When the day ended, after chatting with my host family in a hammock while watching a static telenovela on their black and white TV, I would wrap myself up in my mosquito net and lazily drift off to sleep.

It wouldn’t be until the next morning when I woke up frozen into my familiar feelings of despair and desperation that I would remember that everything was wrong and I couldn’t possibly get out of bed and live the day ahead of me with any kind of grace. 

Over time, I recognized that my mattress-bound suffering was not a fixed condition at all. It was a habit. And habits can be broken.

The Shift

In one night’s moment of clarity, I decided that the next morning I would try a new experiment. When I woke up suffering, I was going to push back against that habit. I was not going to stay down and suffer. Instead, I was simply going to get out of bed.

When I awoke, the dialogue began:


“Just get out of bed, Shannon. That’s all I have to do. Once I do that, all the terrible thoughts will melt away and I’ll just do what I need to do to live a full and fruitful day.” 


“But everything is wrong, and I’ve made all the wrong choices, and I feel sick and small, and I’m in the wrong place and time and everything is sad today…”

And on it went. Until eventually, I tired myself of the internal back-and-forth, and got to the point where I had no more arguments to make to myself. Then I moved. 

How to get up when mind says NO:

Slide one foot over edge of bed. 

Put foot on floor. 

Slide body to edge of mattress. 

Roll on side; reach one arm out from under mosquito net fortress. 

Put hand on floor next to foot. 

Drop to floor on hands and knees. 

Sway back and forth, staring at the dirt floor; get bearings. 

Stand up. Look out the window at that sugar-sweet view. Get dressed.

Step outside my room, take ten steps into the thatched-roof kitchen, and by the time I arrive, forget that I was suffering at all. 

Those ten steps to the kitchen were the beginning of my years’ long compilation of the stop-suffering list. 

The significance of the moment was huge for me. It was my first experiment using tools of my own experience to reverse habitual thought patterns, to dissolve them with action. I had studied such things before and had some success in isolated moments. But this was the first time I consciously practiced building a new habit in the middle of the old. I pushed back against my habitual dialogue one leg first, day after day. Through repeated choice, I learned to plant seeds of intention in the ashes of dead stuff I thought was alive. And with practice, flowers grew.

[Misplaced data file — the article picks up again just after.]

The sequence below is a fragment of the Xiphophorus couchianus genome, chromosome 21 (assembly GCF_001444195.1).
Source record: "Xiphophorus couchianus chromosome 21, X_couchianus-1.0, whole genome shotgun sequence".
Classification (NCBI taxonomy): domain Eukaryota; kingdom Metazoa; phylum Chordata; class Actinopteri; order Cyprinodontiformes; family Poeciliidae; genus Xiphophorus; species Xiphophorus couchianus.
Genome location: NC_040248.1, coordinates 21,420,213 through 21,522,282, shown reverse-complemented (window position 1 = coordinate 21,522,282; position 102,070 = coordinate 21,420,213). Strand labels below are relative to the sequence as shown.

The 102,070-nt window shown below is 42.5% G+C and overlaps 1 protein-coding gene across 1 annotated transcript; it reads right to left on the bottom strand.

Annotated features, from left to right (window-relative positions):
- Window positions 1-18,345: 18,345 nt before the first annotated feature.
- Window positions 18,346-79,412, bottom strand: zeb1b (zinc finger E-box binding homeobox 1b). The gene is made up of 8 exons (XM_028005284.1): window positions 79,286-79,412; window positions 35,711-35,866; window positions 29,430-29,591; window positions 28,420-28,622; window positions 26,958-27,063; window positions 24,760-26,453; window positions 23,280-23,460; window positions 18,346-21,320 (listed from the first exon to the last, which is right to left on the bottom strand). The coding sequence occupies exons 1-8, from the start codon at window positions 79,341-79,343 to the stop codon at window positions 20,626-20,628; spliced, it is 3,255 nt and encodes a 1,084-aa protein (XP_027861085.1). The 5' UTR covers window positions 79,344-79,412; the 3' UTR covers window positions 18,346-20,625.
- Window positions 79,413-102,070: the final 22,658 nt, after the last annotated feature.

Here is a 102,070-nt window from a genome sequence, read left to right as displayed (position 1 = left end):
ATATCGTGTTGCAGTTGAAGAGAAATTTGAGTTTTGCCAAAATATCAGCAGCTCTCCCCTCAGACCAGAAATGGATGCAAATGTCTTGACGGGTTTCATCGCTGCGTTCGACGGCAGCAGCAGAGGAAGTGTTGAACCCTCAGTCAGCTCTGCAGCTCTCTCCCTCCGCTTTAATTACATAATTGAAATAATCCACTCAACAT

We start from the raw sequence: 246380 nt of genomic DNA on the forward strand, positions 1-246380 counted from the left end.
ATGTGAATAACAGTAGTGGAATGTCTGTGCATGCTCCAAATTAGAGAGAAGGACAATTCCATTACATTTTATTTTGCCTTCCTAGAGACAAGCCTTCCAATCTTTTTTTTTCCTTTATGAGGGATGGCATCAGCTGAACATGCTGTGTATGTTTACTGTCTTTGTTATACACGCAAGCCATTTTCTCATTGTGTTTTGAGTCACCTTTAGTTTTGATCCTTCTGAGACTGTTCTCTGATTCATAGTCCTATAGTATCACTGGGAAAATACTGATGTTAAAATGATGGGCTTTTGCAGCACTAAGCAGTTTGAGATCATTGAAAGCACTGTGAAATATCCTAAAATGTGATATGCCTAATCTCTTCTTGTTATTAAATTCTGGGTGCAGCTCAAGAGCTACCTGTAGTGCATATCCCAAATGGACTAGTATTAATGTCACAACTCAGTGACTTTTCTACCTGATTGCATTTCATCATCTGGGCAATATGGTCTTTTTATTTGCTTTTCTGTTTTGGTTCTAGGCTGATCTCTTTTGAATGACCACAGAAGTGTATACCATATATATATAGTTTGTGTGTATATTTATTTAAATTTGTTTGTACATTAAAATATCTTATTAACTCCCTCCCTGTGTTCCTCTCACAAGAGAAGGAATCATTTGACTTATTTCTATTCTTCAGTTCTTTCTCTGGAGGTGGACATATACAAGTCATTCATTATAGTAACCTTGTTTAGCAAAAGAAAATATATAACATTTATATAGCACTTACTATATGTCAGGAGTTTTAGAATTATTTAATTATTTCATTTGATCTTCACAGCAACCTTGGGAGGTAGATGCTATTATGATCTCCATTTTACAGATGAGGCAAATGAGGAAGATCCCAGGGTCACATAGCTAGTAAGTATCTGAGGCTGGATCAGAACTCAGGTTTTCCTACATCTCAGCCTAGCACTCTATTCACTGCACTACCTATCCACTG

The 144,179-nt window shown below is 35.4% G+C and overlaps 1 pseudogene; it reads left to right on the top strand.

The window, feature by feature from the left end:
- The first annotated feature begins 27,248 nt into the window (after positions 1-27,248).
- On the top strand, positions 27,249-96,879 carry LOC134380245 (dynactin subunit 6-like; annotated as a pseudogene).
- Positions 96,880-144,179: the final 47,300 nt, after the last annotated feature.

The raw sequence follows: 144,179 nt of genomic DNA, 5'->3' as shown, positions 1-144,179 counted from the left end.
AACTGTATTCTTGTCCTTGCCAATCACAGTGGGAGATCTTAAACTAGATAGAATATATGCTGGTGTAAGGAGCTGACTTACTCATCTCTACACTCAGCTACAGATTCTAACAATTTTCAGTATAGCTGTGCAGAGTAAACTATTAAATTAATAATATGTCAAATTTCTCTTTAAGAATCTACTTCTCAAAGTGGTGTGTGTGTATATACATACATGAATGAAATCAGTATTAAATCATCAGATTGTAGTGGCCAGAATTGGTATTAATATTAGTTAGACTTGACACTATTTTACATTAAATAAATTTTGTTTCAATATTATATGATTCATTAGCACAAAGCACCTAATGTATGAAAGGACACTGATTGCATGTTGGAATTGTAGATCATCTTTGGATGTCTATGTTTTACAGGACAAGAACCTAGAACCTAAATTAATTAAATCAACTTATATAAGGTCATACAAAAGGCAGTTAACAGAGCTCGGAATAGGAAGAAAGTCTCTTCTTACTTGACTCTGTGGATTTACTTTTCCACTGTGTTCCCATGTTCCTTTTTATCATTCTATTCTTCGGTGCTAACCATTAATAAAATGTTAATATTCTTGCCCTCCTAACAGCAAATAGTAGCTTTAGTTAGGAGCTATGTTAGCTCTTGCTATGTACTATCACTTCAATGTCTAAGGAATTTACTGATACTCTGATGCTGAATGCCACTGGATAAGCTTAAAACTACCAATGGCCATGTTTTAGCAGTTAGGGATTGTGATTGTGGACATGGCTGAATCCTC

This is not the end of the story, but a beginning. Truth is, I’m still planting seeds. Many years after my first experiment, I still have mornings I wake up and have to coax myself out of bed by sticking one leg out first. And I know that getting up and out isn’t a magic panacea that solves everything. Life is more complicated than that. If I only had to get out of bed to make flowers grow, there would be no need for a stop-suffering list. 

That’s why my list starts with “get out of bed” and continues on, weaving through lessons learned in different times and places, each with their own stories and small victories attached. 

I find value in such list making, keeping track of habits and strategies and happy accidents that have taught me how to live more skillfully, with less suffering. I make notes so I don’t forget what I’ve learned. Because I still forget. I often have to reconnect with my list for a refresher when I freak out and forget what I already know. 

One lesson I never forget any more, though, is to “get out of bed.” That one has stuck with me. It should, because every morning brings a brand new opportunity to practice it. I don’t know if practice will ever make “perfect” in this case. But I do know that practice can make me get out of bed. By literally lifting me up, it eases the burden of suffering from my life and reminds me that the power to choose how I enter my day — and my life — is mine. And anything that can do that is perfect enough for me. 


Photo credit: Igor Rand on Unsplash